NIUNIU (CRITIQUE REVIEW​)

Niuniu is a stylistic short film that centers around a withdrawn young woman and a her pet snail, which may or may not be physically real.  The film opens with a strange scene of the snail, with it’s long antennae and slimy body travelling across the frame through a space that we cannot quite define.  As the camera pulls away we see that the snail is exploring what looks like a doll house, situated in the middle of a bedroom where a young woman is gazing in at it as retro eighties-style pop bumps on the soundtrack.  There is an abrupt cut here and she is suddenly at a dining room table, where she sits clenched and uncomfortable as she watches her roommate stare intently into her cellular phone.  She makes a couple of ineffectual physical gestures toward staring a conversation, but ultimately fails to get a word out, and she finally pulls back and lowers her head.  All the while the snail climbs up the side of the table. 

            Next we see the woman wandering through a party, looking to various people, but like her pet, seeing to slide off of everything without making a connection of any substance.  In an illustrative example of this, someone passes by her and announces that “her birthday’s coming up.”  She responds with polite thanks and leave the party.  Back at home she sets things right with some more 80s style music as she sways and dances in her bathroom.   Her partner is the snail, which clings to her hand without movement, and is easily affixed to mirror as well.  She goes for a walk with it after this, playing with it in the grass.  This pulls back into a composition that includes a waterside walkway and two figures retreating in the distance.  Whether intentionally or not, the composition bring to mind “The Scream” by Evard Munch and emphasizes the lack of outward expression from the main character.  Using some miniature props back at her home, she throws a quiet birthday party for the snail, in place of-or as-herself.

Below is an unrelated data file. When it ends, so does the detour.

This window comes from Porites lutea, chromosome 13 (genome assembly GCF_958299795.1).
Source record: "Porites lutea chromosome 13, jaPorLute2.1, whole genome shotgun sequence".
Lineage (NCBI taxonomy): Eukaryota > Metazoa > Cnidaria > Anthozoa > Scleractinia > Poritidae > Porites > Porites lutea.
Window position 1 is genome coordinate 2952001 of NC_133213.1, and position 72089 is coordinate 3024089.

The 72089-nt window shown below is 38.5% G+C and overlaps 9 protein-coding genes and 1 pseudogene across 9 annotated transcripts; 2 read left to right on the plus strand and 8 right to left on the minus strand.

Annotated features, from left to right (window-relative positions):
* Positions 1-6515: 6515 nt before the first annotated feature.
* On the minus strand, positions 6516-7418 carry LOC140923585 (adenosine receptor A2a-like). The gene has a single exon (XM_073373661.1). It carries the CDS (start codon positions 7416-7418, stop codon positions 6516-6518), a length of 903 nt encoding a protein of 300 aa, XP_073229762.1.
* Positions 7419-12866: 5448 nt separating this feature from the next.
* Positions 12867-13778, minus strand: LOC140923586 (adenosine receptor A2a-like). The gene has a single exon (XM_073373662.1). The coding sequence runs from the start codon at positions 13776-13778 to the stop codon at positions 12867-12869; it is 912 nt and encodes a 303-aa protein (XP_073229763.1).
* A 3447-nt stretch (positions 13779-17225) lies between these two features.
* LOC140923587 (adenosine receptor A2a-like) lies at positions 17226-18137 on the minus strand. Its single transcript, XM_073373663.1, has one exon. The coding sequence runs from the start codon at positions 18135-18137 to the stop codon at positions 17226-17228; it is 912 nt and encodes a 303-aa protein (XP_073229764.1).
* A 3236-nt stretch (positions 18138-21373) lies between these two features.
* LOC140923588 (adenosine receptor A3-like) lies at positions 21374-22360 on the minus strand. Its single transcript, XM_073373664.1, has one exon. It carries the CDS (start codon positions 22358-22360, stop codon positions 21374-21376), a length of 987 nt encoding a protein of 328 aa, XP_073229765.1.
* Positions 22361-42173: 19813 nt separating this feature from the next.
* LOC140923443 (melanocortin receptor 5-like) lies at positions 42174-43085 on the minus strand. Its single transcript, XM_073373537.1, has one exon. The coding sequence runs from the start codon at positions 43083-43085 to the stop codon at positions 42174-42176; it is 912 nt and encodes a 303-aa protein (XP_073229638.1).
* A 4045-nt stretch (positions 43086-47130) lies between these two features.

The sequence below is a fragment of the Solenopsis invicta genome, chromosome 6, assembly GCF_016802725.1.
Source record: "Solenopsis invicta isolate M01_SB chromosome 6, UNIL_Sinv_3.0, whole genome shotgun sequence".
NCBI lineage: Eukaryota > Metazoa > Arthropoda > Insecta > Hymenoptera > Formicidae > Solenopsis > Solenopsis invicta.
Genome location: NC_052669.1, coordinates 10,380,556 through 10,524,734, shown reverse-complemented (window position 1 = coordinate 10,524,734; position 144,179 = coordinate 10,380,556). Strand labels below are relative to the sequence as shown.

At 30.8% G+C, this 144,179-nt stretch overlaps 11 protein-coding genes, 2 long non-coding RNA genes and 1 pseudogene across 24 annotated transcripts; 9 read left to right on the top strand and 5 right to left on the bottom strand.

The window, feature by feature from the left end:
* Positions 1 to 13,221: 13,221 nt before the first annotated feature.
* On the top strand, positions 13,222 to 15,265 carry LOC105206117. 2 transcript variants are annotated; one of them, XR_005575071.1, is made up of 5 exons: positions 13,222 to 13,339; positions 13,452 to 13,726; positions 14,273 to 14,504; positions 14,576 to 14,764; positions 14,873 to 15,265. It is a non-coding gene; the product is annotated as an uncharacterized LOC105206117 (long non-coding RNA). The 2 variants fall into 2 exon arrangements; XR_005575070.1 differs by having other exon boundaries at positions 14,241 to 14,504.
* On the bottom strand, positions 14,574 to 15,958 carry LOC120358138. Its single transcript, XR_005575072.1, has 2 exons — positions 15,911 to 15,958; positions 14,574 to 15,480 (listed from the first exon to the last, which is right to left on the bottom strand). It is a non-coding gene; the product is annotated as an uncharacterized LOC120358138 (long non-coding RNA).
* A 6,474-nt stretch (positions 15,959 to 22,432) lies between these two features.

The film works very well as a playful and colorful bit of expression.  The bright neon colors, which like the music, also seem to channel the 80s a little bit, are another great contrast which tells us something about this main character.  It serves to reflect what is happening internally as the character travels through social circles that she doesn’t take much part in.  The snail could be seen as a type of spirit animal, one that besides the overt symbolism of having a shell to withdraw into, moves almost imperceptible through a process that doesn’t even require appendages.  The scene between the main character and her roommate is probably among the most interesting, as it’s the time when she is most physically close to another person in the film.  The result is a shot which lacks the color of any of the other moments, shows the main character at her most uncomfortable, and the snail is almost hiding in its’ place along the table side.  This is a great example of how to make an effective short film with a simple premise and small budget.

 

Only Trailer available

 

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